Puhiwahine on her return from Oparure stayed on at Ongarue in the care of her son George.
Among the earliest recollections of the writer was of Puhiwahine strolling along the roadway through our little village at Ongarue. She would often come among the little children playing their games, and with a softly spoken word she would affectionately pat a bobbing little head as she passed on her way. The last recollection is of the old lady coming towards the writer, softly humming a tune. A few paces away she stopped and looked intently at the apprehensive child before her, and then suddenly without warning she began to sing quite loudly. The child panicked and ran off to his mother. The writer was to learn later of the Hauauru romance from his granduncle, Te Hurinui Te Wano. His explanation for Puhiwahine's behaviour that day was because she must have learnt at that time that the writer was of the same family as Hauauru, and that she only did it in fun and meant no harm.
From all accounts Puhiwahine lived a happy life at Ongarue. From the front door of George's home and to the east the valley of the Mangakaahu opened up a grand view of the Tuhua range. At its southern foothills nestled the Ngati-Hinemihi village of Petania, her birthplace. The writer opines that this view of Tuhua gave solace to her soul, and peace of mind; and that she found happiness and contentment in her declining years at Ongarue.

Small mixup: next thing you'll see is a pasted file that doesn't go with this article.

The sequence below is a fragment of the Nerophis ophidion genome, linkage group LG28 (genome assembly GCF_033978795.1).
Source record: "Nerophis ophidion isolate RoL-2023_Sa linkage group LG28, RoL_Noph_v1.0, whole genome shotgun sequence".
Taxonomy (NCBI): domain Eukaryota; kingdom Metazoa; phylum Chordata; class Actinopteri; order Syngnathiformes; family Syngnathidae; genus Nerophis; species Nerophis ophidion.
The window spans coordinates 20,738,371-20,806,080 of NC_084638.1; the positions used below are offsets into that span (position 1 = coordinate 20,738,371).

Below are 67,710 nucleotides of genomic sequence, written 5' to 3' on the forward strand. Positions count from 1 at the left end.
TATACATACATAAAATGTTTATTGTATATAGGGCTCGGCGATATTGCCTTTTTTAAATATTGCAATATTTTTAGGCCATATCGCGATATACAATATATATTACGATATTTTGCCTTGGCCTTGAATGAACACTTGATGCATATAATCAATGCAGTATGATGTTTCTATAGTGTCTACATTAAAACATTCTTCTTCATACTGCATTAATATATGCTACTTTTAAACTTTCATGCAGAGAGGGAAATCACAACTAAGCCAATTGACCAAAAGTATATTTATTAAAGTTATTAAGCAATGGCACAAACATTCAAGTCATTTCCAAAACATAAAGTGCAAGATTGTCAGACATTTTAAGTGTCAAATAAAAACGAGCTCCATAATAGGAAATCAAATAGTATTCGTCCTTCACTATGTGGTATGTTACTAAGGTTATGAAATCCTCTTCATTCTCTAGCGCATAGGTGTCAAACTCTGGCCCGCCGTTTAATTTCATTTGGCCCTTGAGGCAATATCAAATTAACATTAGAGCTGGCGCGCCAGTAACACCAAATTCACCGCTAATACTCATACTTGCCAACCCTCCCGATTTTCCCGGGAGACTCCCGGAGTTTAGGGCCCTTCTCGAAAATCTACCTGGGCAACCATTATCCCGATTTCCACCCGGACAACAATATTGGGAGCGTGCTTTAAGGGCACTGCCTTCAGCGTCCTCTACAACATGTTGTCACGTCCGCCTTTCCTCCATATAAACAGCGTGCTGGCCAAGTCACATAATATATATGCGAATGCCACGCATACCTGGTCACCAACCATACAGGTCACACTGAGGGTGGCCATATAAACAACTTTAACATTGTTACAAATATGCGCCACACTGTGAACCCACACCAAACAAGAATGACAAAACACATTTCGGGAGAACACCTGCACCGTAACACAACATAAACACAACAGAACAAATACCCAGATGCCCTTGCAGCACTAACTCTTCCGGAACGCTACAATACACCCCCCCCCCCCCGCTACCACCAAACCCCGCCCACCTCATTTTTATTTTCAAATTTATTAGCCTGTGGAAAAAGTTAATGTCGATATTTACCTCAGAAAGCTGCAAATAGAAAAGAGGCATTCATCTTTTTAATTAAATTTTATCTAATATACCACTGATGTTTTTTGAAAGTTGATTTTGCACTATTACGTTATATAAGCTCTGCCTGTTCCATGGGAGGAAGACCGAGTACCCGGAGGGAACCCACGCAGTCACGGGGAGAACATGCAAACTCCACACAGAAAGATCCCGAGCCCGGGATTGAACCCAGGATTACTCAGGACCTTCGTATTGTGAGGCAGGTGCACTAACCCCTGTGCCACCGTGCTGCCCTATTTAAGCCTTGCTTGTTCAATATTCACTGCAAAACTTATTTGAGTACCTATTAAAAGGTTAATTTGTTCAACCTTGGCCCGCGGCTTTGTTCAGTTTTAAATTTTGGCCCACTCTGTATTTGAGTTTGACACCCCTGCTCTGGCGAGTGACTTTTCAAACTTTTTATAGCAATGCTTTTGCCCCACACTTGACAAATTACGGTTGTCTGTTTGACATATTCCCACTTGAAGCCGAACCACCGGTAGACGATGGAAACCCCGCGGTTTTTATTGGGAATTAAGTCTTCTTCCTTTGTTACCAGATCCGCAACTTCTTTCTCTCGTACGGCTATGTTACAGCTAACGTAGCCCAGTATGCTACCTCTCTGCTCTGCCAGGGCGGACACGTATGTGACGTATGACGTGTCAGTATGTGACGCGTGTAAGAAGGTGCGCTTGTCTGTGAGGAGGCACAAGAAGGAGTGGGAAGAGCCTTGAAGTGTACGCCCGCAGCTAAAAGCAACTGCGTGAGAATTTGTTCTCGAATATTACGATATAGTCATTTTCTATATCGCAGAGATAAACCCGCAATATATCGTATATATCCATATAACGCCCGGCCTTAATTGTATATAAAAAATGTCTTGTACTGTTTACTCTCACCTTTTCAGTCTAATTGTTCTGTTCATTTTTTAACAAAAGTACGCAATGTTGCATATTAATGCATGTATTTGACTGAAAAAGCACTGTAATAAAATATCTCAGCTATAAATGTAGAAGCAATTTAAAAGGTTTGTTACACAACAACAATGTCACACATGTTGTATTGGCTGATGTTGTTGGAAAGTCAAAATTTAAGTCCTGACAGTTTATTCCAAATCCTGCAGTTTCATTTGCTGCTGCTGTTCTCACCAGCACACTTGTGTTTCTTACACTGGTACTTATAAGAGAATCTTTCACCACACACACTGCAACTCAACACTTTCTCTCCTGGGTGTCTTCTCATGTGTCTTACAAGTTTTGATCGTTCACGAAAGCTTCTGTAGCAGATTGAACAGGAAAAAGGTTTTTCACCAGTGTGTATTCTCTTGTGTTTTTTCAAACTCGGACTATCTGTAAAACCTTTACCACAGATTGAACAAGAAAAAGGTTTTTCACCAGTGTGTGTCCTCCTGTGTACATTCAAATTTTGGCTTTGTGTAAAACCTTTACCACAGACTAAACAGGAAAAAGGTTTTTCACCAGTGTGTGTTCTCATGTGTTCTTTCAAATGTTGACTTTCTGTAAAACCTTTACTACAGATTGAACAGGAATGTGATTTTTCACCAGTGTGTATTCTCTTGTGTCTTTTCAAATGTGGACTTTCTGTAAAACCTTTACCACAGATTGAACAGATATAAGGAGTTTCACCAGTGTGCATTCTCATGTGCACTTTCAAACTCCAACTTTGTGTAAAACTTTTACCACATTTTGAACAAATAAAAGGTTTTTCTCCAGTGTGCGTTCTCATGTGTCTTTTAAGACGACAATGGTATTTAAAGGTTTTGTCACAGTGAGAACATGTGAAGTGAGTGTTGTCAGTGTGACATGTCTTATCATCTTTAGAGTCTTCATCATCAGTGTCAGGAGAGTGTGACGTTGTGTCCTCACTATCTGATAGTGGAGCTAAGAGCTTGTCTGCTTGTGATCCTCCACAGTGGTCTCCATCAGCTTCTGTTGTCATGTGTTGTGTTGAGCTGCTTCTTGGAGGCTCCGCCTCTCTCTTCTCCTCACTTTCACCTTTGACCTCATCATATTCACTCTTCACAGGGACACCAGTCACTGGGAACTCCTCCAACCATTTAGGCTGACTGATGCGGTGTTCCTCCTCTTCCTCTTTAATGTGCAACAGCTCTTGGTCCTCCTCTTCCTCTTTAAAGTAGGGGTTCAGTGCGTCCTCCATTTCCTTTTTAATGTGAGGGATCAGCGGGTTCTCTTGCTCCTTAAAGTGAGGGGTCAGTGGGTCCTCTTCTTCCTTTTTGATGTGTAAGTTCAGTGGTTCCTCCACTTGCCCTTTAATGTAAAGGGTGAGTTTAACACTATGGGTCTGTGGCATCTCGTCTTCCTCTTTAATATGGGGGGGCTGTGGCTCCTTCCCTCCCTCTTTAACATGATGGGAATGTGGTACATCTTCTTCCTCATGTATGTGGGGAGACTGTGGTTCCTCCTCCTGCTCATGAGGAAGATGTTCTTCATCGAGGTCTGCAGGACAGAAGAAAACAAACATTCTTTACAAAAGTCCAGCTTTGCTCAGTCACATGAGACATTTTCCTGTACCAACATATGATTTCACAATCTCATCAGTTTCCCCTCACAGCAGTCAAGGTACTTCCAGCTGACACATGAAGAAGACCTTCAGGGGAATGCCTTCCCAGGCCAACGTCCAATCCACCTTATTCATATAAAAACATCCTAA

The dawnlight of a summer's morn was lighting up the high bush-clad range of Tuhua when Puhiwahine passed away to join the many in the Whare Kura o Matangi-reia, The Temple of Fragrant Breezes.
Editor's Note. This concludes Mr Jones' biography of the life and art of Puhiwahine, but a final instalment will appear in the next issue, giving the whakapapa of Puhiwahine, and a fantasy by Mr Jones seeking to throw what light he can on the relationship of Puhiwahine to the great German poet, Goethe.
Te Keehi Kati, widow of Maraku Kati. (These two were also first cousins.) She is wearing two family heirlooms, a rounded piece of greenstone which at one time belonged to Te Rauparaha, and which he presented to Puhiwahine, and a greenstone tiki called Maunganui, which has been a family heirloom for several generations. The photograph was taken in 1958.